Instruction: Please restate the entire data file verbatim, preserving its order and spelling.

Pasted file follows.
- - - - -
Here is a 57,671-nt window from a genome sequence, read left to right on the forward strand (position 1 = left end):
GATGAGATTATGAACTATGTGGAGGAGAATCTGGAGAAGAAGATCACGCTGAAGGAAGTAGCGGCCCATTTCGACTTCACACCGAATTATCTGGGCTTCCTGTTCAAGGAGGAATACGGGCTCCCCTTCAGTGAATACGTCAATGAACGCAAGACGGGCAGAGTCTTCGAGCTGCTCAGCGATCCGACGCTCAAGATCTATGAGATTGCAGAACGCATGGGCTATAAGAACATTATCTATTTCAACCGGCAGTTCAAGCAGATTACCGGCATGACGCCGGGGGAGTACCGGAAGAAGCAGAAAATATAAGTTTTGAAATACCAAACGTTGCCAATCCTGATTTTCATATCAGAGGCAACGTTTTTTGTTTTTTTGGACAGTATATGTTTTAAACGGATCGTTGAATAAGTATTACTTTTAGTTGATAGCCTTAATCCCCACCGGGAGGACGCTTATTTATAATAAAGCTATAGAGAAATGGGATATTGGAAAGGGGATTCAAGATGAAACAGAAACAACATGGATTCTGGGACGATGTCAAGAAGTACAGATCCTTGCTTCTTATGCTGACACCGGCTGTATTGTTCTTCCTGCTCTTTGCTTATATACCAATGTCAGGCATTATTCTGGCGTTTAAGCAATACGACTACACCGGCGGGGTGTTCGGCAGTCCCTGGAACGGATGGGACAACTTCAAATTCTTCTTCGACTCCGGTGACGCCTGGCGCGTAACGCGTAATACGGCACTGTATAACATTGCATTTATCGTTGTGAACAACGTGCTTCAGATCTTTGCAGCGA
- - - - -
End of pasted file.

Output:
Here is a 57,671-nt window from a genome sequence, read left to right on the forward strand (position 1 = left end):
GATGAGATTATGAACTATGTGGAGGAGAATCTGGAGAAGAAGATCACGCTGAAGGAAGTAGCGGCCCATTTCGACTTCACACCGAATTATCTGGGCTTCCTGTTCAAGGAGGAATACGGGCTCCCCTTCAGTGAATACGTCAATGAACGCAAGACGGGCAGAGTCTTCGAGCTGCTCAGCGATCCGACGCTCAAGATCTATGAGATTGCAGAACGCATGGGCTATAAGAACATTATCTATTTCAACCGGCAGTTCAAGCAGATTACCGGCATGACGCCGGGGGAGTACCGGAAGAAGCAGAAAATATAAGTTTTGAAATACCAAACGTTGCCAATCCTGATTTTCATATCAGAGGCAACGTTTTTTGTTTTTTTGGACAGTATATGTTTTAAACGGATCGTTGAATAAGTATTACTTTTAGTTGATAGCCTTAATCCCCACCGGGAGGACGCTTATTTATAATAAAGCTATAGAGAAATGGGATATTGGAAAGGGGATTCAAGATGAAACAGAAACAACATGGATTCTGGGACGATGTCAAGAAGTACAGATCCTTGCTTCTTATGCTGACACCGGCTGTATTGTTCTTCCTGCTCTTTGCTTATATACCAATGTCAGGCATTATTCTGGCGTTTAAGCAATACGACTACACCGGCGGGGTGTTCGGCAGTCCCTGGAACGGATGGGACAACTTCAAATTCTTCTTCGACTCCGGTGACGCCTGGCGCGTAACGCGTAATACGGCACTGTATAACATTGCATTTATCGTTGTGAACAACGTGCTTCAGATCTTTGCAGCGA